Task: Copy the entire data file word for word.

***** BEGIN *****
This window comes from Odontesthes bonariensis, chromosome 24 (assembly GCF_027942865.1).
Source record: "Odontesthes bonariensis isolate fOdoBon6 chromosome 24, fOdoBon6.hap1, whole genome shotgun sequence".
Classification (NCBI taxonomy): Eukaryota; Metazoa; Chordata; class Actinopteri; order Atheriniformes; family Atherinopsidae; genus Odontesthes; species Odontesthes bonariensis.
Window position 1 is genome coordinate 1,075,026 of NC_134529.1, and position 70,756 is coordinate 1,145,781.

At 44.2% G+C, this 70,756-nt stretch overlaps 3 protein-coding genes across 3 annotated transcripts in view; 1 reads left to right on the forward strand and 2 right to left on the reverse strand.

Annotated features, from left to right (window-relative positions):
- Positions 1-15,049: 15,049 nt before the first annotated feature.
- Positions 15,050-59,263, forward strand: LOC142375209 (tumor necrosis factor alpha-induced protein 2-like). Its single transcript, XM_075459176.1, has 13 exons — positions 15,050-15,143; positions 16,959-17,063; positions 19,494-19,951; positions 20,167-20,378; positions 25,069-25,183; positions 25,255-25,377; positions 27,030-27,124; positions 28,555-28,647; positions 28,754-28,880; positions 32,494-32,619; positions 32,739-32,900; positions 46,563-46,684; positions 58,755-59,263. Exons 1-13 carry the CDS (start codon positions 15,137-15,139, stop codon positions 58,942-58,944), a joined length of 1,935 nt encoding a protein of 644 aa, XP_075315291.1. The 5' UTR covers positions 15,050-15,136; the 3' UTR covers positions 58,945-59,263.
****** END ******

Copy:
This window comes from Odontesthes bonariensis, chromosome 24 (assembly GCF_027942865.1).
Source record: "Odontesthes bonariensis isolate fOdoBon6 chromosome 24, fOdoBon6.hap1, whole genome shotgun sequence".
Classification (NCBI taxonomy): Eukaryota; Metazoa; Chordata; class Actinopteri; order Atheriniformes; family Atherinopsidae; genus Odontesthes; species Odontesthes bonariensis.
Window position 1 is genome coordinate 1,075,026 of NC_134529.1, and position 70,756 is coordinate 1,145,781.

At 44.2% G+C, this 70,756-nt stretch overlaps 3 protein-coding genes across 3 annotated transcripts in view; 1 reads left to right on the forward strand and 2 right to left on the reverse strand.

Annotated features, from left to right (window-relative positions):
- Positions 1-15,049: 15,049 nt before the first annotated feature.
- Positions 15,050-59,263, forward strand: LOC142375209 (tumor necrosis factor alpha-induced protein 2-like). Its single transcript, XM_075459176.1, has 13 exons — positions 15,050-15,143; positions 16,959-17,063; positions 19,494-19,951; positions 20,167-20,378; positions 25,069-25,183; positions 25,255-25,377; positions 27,030-27,124; positions 28,555-28,647; positions 28,754-28,880; positions 32,494-32,619; positions 32,739-32,900; positions 46,563-46,684; positions 58,755-59,263. Exons 1-13 carry the CDS (start codon positions 15,137-15,139, stop codon positions 58,942-58,944), a joined length of 1,935 nt encoding a protein of 644 aa, XP_075315291.1. The 5' UTR covers positions 15,050-15,136; the 3' UTR covers positions 58,945-59,263.